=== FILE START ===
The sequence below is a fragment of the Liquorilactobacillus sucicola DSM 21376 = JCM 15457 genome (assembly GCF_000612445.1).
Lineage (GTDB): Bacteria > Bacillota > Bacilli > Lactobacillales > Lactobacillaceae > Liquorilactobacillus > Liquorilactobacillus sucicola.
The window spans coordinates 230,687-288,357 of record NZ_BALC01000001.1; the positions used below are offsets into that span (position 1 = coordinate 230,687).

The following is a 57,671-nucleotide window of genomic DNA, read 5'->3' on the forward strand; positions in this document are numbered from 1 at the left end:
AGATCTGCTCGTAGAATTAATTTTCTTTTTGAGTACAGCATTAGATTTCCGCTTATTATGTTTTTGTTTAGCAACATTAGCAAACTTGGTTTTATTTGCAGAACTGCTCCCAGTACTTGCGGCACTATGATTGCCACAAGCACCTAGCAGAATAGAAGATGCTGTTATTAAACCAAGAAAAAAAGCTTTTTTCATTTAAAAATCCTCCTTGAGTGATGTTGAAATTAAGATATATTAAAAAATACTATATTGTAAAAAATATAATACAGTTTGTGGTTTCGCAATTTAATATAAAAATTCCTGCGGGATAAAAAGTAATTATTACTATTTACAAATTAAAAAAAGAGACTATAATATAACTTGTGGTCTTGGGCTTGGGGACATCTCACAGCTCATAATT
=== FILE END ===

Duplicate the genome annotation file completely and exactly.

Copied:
The sequence below is a fragment of the Liquorilactobacillus sucicola DSM 21376 = JCM 15457 genome (assembly GCF_000612445.1).
Lineage (GTDB): Bacteria > Bacillota > Bacilli > Lactobacillales > Lactobacillaceae > Liquorilactobacillus > Liquorilactobacillus sucicola.
The window spans coordinates 230,687-288,357 of record NZ_BALC01000001.1; the positions used below are offsets into that span (position 1 = coordinate 230,687).

The following is a 57,671-nucleotide window of genomic DNA, read 5'->3' on the forward strand; positions in this document are numbered from 1 at the left end:
AGATCTGCTCGTAGAATTAATTTTCTTTTTGAGTACAGCATTAGATTTCCGCTTATTATGTTTTTGTTTAGCAACATTAGCAAACTTGGTTTTATTTGCAGAACTGCTCCCAGTACTTGCGGCACTATGATTGCCACAAGCACCTAGCAGAATAGAAGATGCTGTTATTAAACCAAGAAAAAAAGCTTTTTTCATTTAAAAATCCTCCTTGAGTGATGTTGAAATTAAGATATATTAAAAAATACTATATTGTAAAAAATATAATACAGTTTGTGGTTTCGCAATTTAATATAAAAATTCCTGCGGGATAAAAAGTAATTATTACTATTTACAAATTAAAAAAAGAGACTATAATATAACTTGTGGTCTTGGGCTTGGGGACATCTCACAGCTCATAATT